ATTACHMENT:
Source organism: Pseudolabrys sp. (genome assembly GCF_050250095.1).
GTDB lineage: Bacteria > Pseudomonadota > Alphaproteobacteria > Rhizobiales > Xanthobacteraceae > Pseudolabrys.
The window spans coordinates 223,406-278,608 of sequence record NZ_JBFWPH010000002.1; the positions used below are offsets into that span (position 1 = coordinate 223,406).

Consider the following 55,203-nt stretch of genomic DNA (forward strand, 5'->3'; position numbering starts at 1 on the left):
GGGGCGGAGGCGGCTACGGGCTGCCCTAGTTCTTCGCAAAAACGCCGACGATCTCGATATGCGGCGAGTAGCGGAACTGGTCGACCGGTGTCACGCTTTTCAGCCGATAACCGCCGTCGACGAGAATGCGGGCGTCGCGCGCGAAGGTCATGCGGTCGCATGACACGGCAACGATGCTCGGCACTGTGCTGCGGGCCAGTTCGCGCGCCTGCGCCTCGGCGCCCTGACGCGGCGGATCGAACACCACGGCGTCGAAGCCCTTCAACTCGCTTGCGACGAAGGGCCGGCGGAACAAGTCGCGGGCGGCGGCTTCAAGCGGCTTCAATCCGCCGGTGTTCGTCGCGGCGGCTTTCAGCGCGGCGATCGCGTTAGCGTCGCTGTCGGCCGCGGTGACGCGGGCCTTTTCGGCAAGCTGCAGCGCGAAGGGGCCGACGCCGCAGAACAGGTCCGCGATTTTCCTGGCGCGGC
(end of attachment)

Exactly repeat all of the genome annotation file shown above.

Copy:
Source organism: Pseudolabrys sp. (genome assembly GCF_050250095.1).
GTDB lineage: Bacteria > Pseudomonadota > Alphaproteobacteria > Rhizobiales > Xanthobacteraceae > Pseudolabrys.
The window spans coordinates 223,406-278,608 of sequence record NZ_JBFWPH010000002.1; the positions used below are offsets into that span (position 1 = coordinate 223,406).

Consider the following 55,203-nt stretch of genomic DNA (forward strand, 5'->3'; position numbering starts at 1 on the left):
GGGGCGGAGGCGGCTACGGGCTGCCCTAGTTCTTCGCAAAAACGCCGACGATCTCGATATGCGGCGAGTAGCGGAACTGGTCGACCGGTGTCACGCTTTTCAGCCGATAACCGCCGTCGACGAGAATGCGGGCGTCGCGCGCGAAGGTCATGCGGTCGCATGACACGGCAACGATGCTCGGCACTGTGCTGCGGGCCAGTTCGCGCGCCTGCGCCTCGGCGCCCTGACGCGGCGGATCGAACACCACGGCGTCGAAGCCCTTCAACTCGCTTGCGACGAAGGGCCGGCGGAACAAGTCGCGGGCGGCGGCTTCAAGCGGCTTCAATCCGCCGGTGTTCGTCGCGGCGGCTTTCAGCGCGGCGATCGCGTTAGCGTCGCTGTCGGCCGCGGTGACGCGGGCCTTTTCGGCAAGCTGCAGCGCGAAGGGGCCGACGCCGCAGAACAGGTCCGCGATTTTCCTGGCGCGGC